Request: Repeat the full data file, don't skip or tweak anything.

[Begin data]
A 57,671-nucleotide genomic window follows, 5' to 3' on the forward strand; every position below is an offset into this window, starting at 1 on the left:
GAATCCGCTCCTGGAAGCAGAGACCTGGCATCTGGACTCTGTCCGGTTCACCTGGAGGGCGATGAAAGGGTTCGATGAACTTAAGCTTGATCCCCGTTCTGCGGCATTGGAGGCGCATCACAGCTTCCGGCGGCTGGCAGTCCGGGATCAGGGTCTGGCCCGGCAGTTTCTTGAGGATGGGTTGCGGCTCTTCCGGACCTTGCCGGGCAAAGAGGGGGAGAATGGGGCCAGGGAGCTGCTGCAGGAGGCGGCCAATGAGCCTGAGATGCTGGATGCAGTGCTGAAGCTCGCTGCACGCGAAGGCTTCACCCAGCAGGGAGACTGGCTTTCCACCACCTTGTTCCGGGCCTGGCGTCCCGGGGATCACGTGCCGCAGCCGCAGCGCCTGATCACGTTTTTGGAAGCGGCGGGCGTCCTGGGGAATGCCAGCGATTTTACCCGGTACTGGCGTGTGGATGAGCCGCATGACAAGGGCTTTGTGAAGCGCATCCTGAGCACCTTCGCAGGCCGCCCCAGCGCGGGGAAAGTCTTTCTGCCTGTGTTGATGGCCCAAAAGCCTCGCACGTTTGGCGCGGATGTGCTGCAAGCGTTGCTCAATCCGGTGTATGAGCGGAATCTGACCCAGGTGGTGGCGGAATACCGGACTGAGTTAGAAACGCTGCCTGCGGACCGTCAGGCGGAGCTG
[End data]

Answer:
A 57,671-nucleotide genomic window follows, 5' to 3' on the forward strand; every position below is an offset into this window, starting at 1 on the left:
GAATCCGCTCCTGGAAGCAGAGACCTGGCATCTGGACTCTGTCCGGTTCACCTGGAGGGCGATGAAAGGGTTCGATGAACTTAAGCTTGATCCCCGTTCTGCGGCATTGGAGGCGCATCACAGCTTCCGGCGGCTGGCAGTCCGGGATCAGGGTCTGGCCCGGCAGTTTCTTGAGGATGGGTTGCGGCTCTTCCGGACCTTGCCGGGCAAAGAGGGGGAGAATGGGGCCAGGGAGCTGCTGCAGGAGGCGGCCAATGAGCCTGAGATGCTGGATGCAGTGCTGAAGCTCGCTGCACGCGAAGGCTTCACCCAGCAGGGAGACTGGCTTTCCACCACCTTGTTCCGGGCCTGGCGTCCCGGGGATCACGTGCCGCAGCCGCAGCGCCTGATCACGTTTTTGGAAGCGGCGGGCGTCCTGGGGAATGCCAGCGATTTTACCCGGTACTGGCGTGTGGATGAGCCGCATGACAAGGGCTTTGTGAAGCGCATCCTGAGCACCTTCGCAGGCCGCCCCAGCGCGGGGAAAGTCTTTCTGCCTGTGTTGATGGCCCAAAAGCCTCGCACGTTTGGCGCGGATGTGCTGCAAGCGTTGCTCAATCCGGTGTATGAGCGGAATCTGACCCAGGTGGTGGCGGAATACCGGACTGAGTTAGAAACGCTGCCTGCGGACCGTCAGGCGGAGCTG